In a recent Wisconsin speech, GOP Presidential candidate Rick Santorum stirred supporters with a tale of assault on American democracy and tradition. "I was just reading something last night, from the State of California…I think it's seven or eight of the California system of universities don't even teach an American history course. It's not even available to be taught," he said. "Just to tell you how bad it's gotten in this country, where we're trying to disconnect the American people from the roots of who we are, so they have an understanding of what ...

April 21, 2012 | Maurice Carter Columnist | Columnists


Morgan: Hats off to entrepreneurs

Call up the office of County Clerk Jackie Smith, and if she's not there to answer, you'll hear her cheery voicemail declaring, "It's a beautiful day in Newton County!"

Indeed, it is a beautiful day in Newton County since the announcement yesterday of a $1 billion investment by Baxter International in a plant at Stanton Springs that will employ 1,000 to 1,500 workers to make blood-related products. Newton County Chamber of Commerce President Hunter Hall calls the project a "game-changer" for this neck of the woods. Commission Chair Kathy Morgan takes sentimental pride in the ...

April 19, 2012 | Barbara Morgan | Columnists


Perugino: It’s still the spending

I know I've already used this famous slogan of Bill Clinton from his last presidential campaign a number of times, but holy cow Batman, we are drowning in endless preaching on increasing revenue (secret word for taxes) and totally ignoring spending.

The Buffett Rule - what a masterful misdirection play used to avert attention from the gargantuan spending and to invoke class warfare. Under the Buffett Rule, businesses and families earning $1 million will pay a minimum 30 percent effective tax rate. The president says those Americans aren't paying enough, and as proof he points to billionaire Warren Buffett ...

April 19, 2012 | William Perugino | Columnists


Travis: A special thank you

Recently my youngest granddaughter had surgery at Children's Healthcare of Atlanta at Scottish Rite. It was my first experience with a children's hospital, and it was an eye-opener. The staff and facility could not be more welcoming and child friendly.

The nurses wear brightly colored T-shirts to appear less threatening. The rooms have chairs which can be made into beds for parents, and mothers are allowed to sleep in the hospital beds with their children, even in pediatric intensive care.

April 17, 2012 | Paula Travis | Columnists


Yarbrough: Shepherd Center rebuilds lives and uplifts spirits

Those of you who regularly check this space know this, but to the newcomers out there: I am a whiner.

Like Goldilocks, I whine when the porridge is too hot. I whine when the porridge is too cold. But unlike Goldilocks, I whine even when the glop is just right.

April 17, 2012 | Dick Yarbrough | Columnists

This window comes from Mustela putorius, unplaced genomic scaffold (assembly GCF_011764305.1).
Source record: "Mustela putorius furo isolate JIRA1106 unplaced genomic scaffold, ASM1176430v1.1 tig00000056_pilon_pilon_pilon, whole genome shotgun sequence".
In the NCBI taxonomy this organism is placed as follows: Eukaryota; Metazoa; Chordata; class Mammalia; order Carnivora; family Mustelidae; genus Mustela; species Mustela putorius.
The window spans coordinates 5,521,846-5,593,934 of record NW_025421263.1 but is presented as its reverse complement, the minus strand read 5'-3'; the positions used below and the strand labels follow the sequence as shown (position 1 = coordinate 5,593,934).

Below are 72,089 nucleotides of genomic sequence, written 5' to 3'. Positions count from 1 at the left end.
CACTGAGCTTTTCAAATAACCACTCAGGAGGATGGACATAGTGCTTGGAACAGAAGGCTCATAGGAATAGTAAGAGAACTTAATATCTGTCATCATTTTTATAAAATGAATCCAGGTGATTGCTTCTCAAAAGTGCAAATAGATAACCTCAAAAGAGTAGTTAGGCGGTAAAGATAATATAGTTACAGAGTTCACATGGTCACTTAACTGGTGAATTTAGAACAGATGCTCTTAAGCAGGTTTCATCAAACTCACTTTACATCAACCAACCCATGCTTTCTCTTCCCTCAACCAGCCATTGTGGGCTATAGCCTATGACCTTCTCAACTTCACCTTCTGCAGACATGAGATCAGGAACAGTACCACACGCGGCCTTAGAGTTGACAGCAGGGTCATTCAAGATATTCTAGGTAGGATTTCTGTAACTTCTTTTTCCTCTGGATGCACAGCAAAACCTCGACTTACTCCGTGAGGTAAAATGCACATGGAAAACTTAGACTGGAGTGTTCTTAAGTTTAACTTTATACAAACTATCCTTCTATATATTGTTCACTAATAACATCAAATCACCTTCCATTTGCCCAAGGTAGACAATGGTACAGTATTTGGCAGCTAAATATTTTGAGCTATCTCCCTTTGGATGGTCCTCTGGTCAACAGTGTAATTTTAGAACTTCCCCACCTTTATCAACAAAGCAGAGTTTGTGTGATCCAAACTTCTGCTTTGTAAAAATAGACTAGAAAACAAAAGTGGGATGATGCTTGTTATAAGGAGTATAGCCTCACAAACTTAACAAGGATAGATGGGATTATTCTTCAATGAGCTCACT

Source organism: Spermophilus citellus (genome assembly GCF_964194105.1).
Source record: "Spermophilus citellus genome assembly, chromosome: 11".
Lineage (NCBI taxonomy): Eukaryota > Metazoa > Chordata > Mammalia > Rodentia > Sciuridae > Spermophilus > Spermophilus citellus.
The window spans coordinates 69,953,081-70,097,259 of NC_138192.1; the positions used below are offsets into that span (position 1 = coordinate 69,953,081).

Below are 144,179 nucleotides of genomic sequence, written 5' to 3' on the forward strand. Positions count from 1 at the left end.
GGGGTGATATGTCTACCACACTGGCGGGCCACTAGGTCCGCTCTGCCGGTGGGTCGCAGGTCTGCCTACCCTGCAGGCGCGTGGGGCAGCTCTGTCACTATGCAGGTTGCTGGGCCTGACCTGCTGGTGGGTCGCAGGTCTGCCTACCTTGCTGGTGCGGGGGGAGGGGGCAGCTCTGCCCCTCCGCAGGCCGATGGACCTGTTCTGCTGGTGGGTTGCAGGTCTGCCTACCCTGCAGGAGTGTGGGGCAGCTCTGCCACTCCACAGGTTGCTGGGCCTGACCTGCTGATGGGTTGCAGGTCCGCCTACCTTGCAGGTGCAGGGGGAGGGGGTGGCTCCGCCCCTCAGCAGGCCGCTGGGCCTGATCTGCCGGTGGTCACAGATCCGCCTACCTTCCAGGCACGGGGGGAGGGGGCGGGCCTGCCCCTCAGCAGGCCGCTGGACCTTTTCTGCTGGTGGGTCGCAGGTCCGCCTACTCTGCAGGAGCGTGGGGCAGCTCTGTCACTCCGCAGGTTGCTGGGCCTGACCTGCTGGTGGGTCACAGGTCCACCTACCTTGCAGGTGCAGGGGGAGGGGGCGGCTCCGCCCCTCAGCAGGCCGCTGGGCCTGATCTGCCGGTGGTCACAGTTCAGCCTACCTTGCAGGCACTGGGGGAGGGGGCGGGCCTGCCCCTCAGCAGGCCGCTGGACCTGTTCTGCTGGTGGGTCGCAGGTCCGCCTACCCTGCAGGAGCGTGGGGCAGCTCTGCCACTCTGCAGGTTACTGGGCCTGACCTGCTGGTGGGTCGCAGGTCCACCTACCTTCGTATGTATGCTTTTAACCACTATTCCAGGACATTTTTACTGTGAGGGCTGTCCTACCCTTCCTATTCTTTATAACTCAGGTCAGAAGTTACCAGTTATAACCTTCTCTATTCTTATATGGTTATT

Cushman: In life, conflicts are sometimes necessary

Driving my children to and from various events earlier this week, we had a discussion about what makes a good story. They are both working on writing a book (as am I - we'll see who finishes first).

Stories, I explained, are interesting because they have conflict. There are most often two forces that push against each other. In classic stories, it's good versus evil. Really interesting stories have subplots, which reflect conflicts within conflicts.

April 14, 2012 | Jackie Gingrich Cushman | Columnists


Gahwiler: Students’ apathy towards learning

What's become of our society? Our youth? Our parenting? Children used to dream of being able to go to middle school instead of working in factories, let alone high school. Why has the parenting become so laissez-faire that our teens no longer wish to learn and become educated? Why has the "education" system lowered its standards simply to accommodate for the lacking of our generation? Why is our society sacrificing education and knowledge for the sake of schooling?

Our dropout rates are decreasing, but each teenage generation as a whole seems to care less about education than the previous ...

April 14, 2012 | Robert Gahwiler | Columnists


Carter: Changing the blame game

The 1970s were described famously by novelist Tom Wolfe as the "Me Decade" in a 1976 article in New York Magazine.

If I were asked to pin a label on the period we live in today, I would call this the "Who? Me!?" decade.

April 14, 2012 | Maurice Carter | Columnists


Obama and Romney at the starting gate

Any doubt that Mitt Romney would win the Republican presidential nomination vanished when Rick Santorum left the race. It also marked the end of Romney's time as the defining figure in the overall contest for the White House.

April 14, 2012 | By Scott Rasmussen | Columnists


Waiting for the perfect robot

On a warm day, back in the dark ages when Richard Milhous Nixon was the Emperor of DC and double-knit polyester was the darling of the fashion industry, I was scouring my school's library for something good to read. I had already polished off Thomas Edison's biography, every "Three Investigators" detective story I could find, and a piece about the father of the telegraph: Samuel F.B. Morse. And then I found it - a big, hardcover book on robots. Robots!

April 14, 2012 | David McCoy | Columnists


Morgan: All work, no play

Outside of Chinese sweat shops, Americans are by-and-large regarded as the hardest working people on earth. This is particularly true when compared to the long-time history of less-work-and-more-play written into law in major European nations. That practice may be on the decline because of the massive government debt crises in places like Italy, Spain, Portugal and Greece, among others. Ample pensions, early retirement and long vacations contribute to the imbalance in government revenues that is threatening the stability of those countries - and leading to riots in many places contesting the cuts to pensions, play and pay.

April 12, 2012 | Barbara Morgan | Columnists